Cross Country and Soaring
Qualified glider pilots regularly plan and fly cross-country tasks during which they use their experience and soaring skills to exploit rising air and make effective use of their glider’s performance. To many glider pilots, cross-country flying is the main reason they take part in the sport.
How to improve your soaring skills…
Pilots who want to try or are new to cross-country flying should seek advice. Coaching may be available at your club, or by arrangement with another club nearby.
The soaring techniques and skills needed to be a successful cross-country pilot can be gained while flying within gliding range of the airfield. And of course much can be learned through reading. There are plenty of excellent publications available, including relevant articles in Sailplane & Gliding magazine.
The FAA Glider handbook is helpful. Read the chapter 10 here.
Of course there is no substitute for getting in the air and practicing, practicing and practicing a bit more. And most importantly, please don’t forget that lookout is your highest priority – lookout for at least 80% of the time when flying and don’t allow yourself to be distracted by cockpit equipment. Read more about collision avoidance here.
We share the sky with many other users, so please do take time to understand your responsibilities as a pilot. Please take a look at the information on the Airspace webpage.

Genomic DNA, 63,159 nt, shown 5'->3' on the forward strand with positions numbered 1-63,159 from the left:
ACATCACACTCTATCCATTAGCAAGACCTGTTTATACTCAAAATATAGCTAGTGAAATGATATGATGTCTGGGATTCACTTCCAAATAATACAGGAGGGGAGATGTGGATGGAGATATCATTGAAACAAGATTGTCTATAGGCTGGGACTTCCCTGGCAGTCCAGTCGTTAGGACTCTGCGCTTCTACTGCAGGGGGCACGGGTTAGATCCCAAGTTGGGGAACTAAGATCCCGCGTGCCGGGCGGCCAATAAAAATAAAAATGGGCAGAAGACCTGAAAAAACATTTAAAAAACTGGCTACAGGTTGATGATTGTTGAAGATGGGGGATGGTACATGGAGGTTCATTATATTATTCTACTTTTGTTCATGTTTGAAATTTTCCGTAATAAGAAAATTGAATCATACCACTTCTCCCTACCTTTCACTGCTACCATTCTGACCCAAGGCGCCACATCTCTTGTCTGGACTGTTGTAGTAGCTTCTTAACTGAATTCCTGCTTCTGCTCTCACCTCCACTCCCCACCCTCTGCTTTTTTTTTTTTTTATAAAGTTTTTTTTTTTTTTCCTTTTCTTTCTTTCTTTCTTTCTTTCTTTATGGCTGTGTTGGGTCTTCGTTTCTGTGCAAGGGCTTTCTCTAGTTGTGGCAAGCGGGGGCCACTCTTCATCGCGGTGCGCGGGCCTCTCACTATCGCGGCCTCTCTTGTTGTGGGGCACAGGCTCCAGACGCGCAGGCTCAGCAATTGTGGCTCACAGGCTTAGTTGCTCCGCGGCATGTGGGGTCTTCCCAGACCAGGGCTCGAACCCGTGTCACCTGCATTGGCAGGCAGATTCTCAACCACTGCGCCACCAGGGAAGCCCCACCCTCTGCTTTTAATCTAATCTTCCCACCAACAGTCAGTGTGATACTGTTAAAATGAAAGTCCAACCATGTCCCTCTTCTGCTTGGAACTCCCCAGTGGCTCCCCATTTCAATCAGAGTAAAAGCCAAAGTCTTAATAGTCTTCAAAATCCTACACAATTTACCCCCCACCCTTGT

Get in the habit of checking NOTAMs every time you fly.
While many pilots are quite content to compete against nature, many others choose to fly cross country in competition with other pilots too. You can learn more about cross country competitions elsewhere on this website. The online ‘BGA Ladder’, where individual pilots can upload details of their flight, the flight is scored automatically and the result can be viewed publicly, is an excellent way of comparing cross-country performance against other pilots.
BGA and FAI Sporting Achievement
The BGA and the international organisation, the FAI, award a series of sporting achievement badges and diplomas. You can learn more here.
Glider pilots do not usually plan to land anywhere other than an airfield. However, they need to be prepared for a field landing. More information is available on the Field Landing webpage.
Setting the right task can make all the difference to the enjoyment and success of a cross-country flight. Learn more here.
Turning Points and other Data
It’s important to maintain any data files used to plan flights and during flight. Turning point and other data is available here.